2. Your soul may want to or need to experience depression in order to attain a higher spiritual level. Your soul is always seeking the next higher level, the next higher level of godliness. Be aware that while depression is painful and destructive, it can hold some lesson that your soul needs in order to ascend to the next level of being.
  3. Talk to God openly and honestly. Admit to God or the Supreme Being of your belief that you need help going forward. Your angels, spirit guides, ancestors, and soul family are forever at your side, waiting for you to ask for their help. They never abandoned you but are by your side, helping you with gentle words of encouragement. All you need to do is ask.
  4. Ask your local church or faith community for help. Many churches have groups that specialize in ministering to ailing members. Some don’t even require you to be a member in order for you to get help. Don’t worry if you question your faith or get into debates. It’s all part of depression.
  5. Don’t be hard on yourself if you are loosing faith. When you start getting out of depression, you will see the world in a more profound and true way than others. While people might see you as having lost your faith, you’ve actually become a more spiritual person. What you are now will be more loving, honest and true reflection of your soul.

 

Four Things Not To Tell Someone Who Is Depressed

posted by tereziafarkas

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We want to help someone who is depressed. So we offer what we think is good advice to help him or her. But sometimes we make the situation worse because what we say hurts the depressed person.  You might not think that what you’re saying is hurtful or realize what you’re saying is wrong . So here are four things not to say to someone who is depressed.

 

 

  1. “Snap out of it!” Although it’s tempting to say this to someone who is depressed, it really won’t help. Depression is an illness. It’s feelings and thoughts associated with deep pain, guilt and anxiety. While the depressed person would love to snap out of it, it’s  not something that can be done at the snap of a finger or a single thought. It takes time to fight the negative thoughts of depression. Instead, offer to help the person or ask what you can do to help.
  2. “What are you depressed about?” We all like to think or believe that we know each other. The truth is we often see only what we are allowed to see. Even if the person is a family member or a loved one, there are secrets in the heart that only God and the person know. You might think there’s nothing to be depressed about and you may even feel impatient about why the person doesn’t see the goodness in his/her life. But the person might not feel lucky or happy. Instead, try acknowledging their pain and say “I’m sorry you’re feeling so bad.”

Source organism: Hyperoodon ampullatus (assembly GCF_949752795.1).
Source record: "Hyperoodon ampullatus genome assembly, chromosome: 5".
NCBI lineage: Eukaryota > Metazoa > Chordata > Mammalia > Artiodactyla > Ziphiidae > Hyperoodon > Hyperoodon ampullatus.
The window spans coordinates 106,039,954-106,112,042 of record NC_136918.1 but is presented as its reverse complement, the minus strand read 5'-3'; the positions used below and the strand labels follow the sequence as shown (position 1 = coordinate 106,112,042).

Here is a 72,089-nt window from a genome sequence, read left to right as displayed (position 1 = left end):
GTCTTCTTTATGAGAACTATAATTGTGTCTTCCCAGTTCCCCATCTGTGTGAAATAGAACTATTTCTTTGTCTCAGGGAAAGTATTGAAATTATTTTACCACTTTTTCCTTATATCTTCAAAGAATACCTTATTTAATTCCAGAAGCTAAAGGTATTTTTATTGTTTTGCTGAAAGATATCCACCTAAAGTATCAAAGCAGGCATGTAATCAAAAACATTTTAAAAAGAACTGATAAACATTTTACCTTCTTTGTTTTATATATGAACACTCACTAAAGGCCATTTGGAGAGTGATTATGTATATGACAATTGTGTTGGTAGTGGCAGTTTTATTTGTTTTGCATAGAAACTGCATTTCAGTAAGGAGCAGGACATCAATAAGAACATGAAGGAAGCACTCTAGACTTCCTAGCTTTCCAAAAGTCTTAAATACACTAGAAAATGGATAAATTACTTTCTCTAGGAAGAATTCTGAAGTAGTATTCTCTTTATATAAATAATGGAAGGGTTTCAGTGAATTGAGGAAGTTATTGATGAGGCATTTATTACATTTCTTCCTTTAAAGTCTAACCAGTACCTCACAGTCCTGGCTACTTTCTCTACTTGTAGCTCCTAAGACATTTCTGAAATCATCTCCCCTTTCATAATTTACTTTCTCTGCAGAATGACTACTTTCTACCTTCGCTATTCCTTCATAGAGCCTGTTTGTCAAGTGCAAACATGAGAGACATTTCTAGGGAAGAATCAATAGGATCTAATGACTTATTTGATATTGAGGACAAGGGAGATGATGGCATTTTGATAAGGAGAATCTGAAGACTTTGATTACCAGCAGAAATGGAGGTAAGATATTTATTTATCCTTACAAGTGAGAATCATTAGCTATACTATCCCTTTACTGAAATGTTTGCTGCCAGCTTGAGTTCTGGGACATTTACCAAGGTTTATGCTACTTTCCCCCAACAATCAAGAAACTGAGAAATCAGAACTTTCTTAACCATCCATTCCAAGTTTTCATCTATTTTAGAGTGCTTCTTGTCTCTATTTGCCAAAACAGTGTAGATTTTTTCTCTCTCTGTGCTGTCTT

3. “Why don’t you go for a nice walk?” Sounds like a good plan, right? Exercise is supposed to relieve depression plus a walk provides a nice distraction from negative thoughts. But depression sucks the energy out of a person. Going for a walk might seem easy to you, but to the depressed person it can feel like running two marathons right after each other! Putting the question like a demand instead of making it seem like a choice only aggravates someone who is depressed. Ask instead if he/she feels like going for a walk or maybe doing some other activity with you. That leaves the choice up to the individual plus including yourself shows that you are there to support the person. Don’t get upset if your loved one simply wants to stay home.
  4. “It’s all in your head.” This one is the zinger that will really upset a depressed person. No, depression isn’t all in the head. It’s a real disease that causes real physical problems for the body. High blood pressure, gastro-intestinal difficulties, heart problems including heart attacks, and troubles with the immune system are just a few of the physical symptoms of depression. While depression isn’t something you can cut out like a tumour, it can feel as painful as any form of cancer.

 

Depression In The Bible

posted by tereziafarkas

bible